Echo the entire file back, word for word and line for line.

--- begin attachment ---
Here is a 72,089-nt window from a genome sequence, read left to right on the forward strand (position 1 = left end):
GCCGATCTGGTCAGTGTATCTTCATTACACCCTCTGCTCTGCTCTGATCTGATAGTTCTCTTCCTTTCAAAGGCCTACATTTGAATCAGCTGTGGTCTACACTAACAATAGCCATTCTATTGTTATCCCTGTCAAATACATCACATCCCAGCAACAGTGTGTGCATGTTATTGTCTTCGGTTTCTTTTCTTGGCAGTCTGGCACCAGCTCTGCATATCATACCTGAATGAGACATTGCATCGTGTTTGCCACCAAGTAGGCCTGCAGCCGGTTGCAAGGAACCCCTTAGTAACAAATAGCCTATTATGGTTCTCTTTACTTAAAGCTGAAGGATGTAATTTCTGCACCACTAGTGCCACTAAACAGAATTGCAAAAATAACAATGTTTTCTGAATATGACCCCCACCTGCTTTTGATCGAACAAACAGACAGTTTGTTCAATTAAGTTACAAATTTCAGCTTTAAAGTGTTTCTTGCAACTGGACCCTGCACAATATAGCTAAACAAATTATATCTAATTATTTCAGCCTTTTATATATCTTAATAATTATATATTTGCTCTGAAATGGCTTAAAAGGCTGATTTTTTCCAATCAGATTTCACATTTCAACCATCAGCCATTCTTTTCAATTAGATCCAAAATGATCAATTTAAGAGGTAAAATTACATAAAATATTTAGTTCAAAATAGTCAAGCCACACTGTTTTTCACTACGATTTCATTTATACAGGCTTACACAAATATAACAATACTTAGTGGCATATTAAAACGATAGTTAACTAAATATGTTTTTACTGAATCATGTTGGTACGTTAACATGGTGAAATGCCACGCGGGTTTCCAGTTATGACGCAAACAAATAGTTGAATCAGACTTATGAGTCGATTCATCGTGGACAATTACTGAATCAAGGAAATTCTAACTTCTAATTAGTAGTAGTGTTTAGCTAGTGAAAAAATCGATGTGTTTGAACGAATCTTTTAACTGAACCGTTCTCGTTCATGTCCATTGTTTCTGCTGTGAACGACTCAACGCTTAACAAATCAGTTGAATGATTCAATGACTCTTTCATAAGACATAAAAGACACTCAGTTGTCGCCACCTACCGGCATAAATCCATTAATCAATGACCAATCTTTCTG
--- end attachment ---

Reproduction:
Here is a 72,089-nt window from a genome sequence, read left to right on the forward strand (position 1 = left end):
GCCGATCTGGTCAGTGTATCTTCATTACACCCTCTGCTCTGCTCTGATCTGATAGTTCTCTTCCTTTCAAAGGCCTACATTTGAATCAGCTGTGGTCTACACTAACAATAGCCATTCTATTGTTATCCCTGTCAAATACATCACATCCCAGCAACAGTGTGTGCATGTTATTGTCTTCGGTTTCTTTTCTTGGCAGTCTGGCACCAGCTCTGCATATCATACCTGAATGAGACATTGCATCGTGTTTGCCACCAAGTAGGCCTGCAGCCGGTTGCAAGGAACCCCTTAGTAACAAATAGCCTATTATGGTTCTCTTTACTTAAAGCTGAAGGATGTAATTTCTGCACCACTAGTGCCACTAAACAGAATTGCAAAAATAACAATGTTTTCTGAATATGACCCCCACCTGCTTTTGATCGAACAAACAGACAGTTTGTTCAATTAAGTTACAAATTTCAGCTTTAAAGTGTTTCTTGCAACTGGACCCTGCACAATATAGCTAAACAAATTATATCTAATTATTTCAGCCTTTTATATATCTTAATAATTATATATTTGCTCTGAAATGGCTTAAAAGGCTGATTTTTTCCAATCAGATTTCACATTTCAACCATCAGCCATTCTTTTCAATTAGATCCAAAATGATCAATTTAAGAGGTAAAATTACATAAAATATTTAGTTCAAAATAGTCAAGCCACACTGTTTTTCACTACGATTTCATTTATACAGGCTTACACAAATATAACAATACTTAGTGGCATATTAAAACGATAGTTAACTAAATATGTTTTTACTGAATCATGTTGGTACGTTAACATGGTGAAATGCCACGCGGGTTTCCAGTTATGACGCAAACAAATAGTTGAATCAGACTTATGAGTCGATTCATCGTGGACAATTACTGAATCAAGGAAATTCTAACTTCTAATTAGTAGTAGTGTTTAGCTAGTGAAAAAATCGATGTGTTTGAACGAATCTTTTAACTGAACCGTTCTCGTTCATGTCCATTGTTTCTGCTGTGAACGACTCAACGCTTAACAAATCAGTTGAATGATTCAATGACTCTTTCATAAGACATAAAAGACACTCAGTTGTCGCCACCTACCGGCATAAATCCATTAATCAATGACCAATCTTTCTG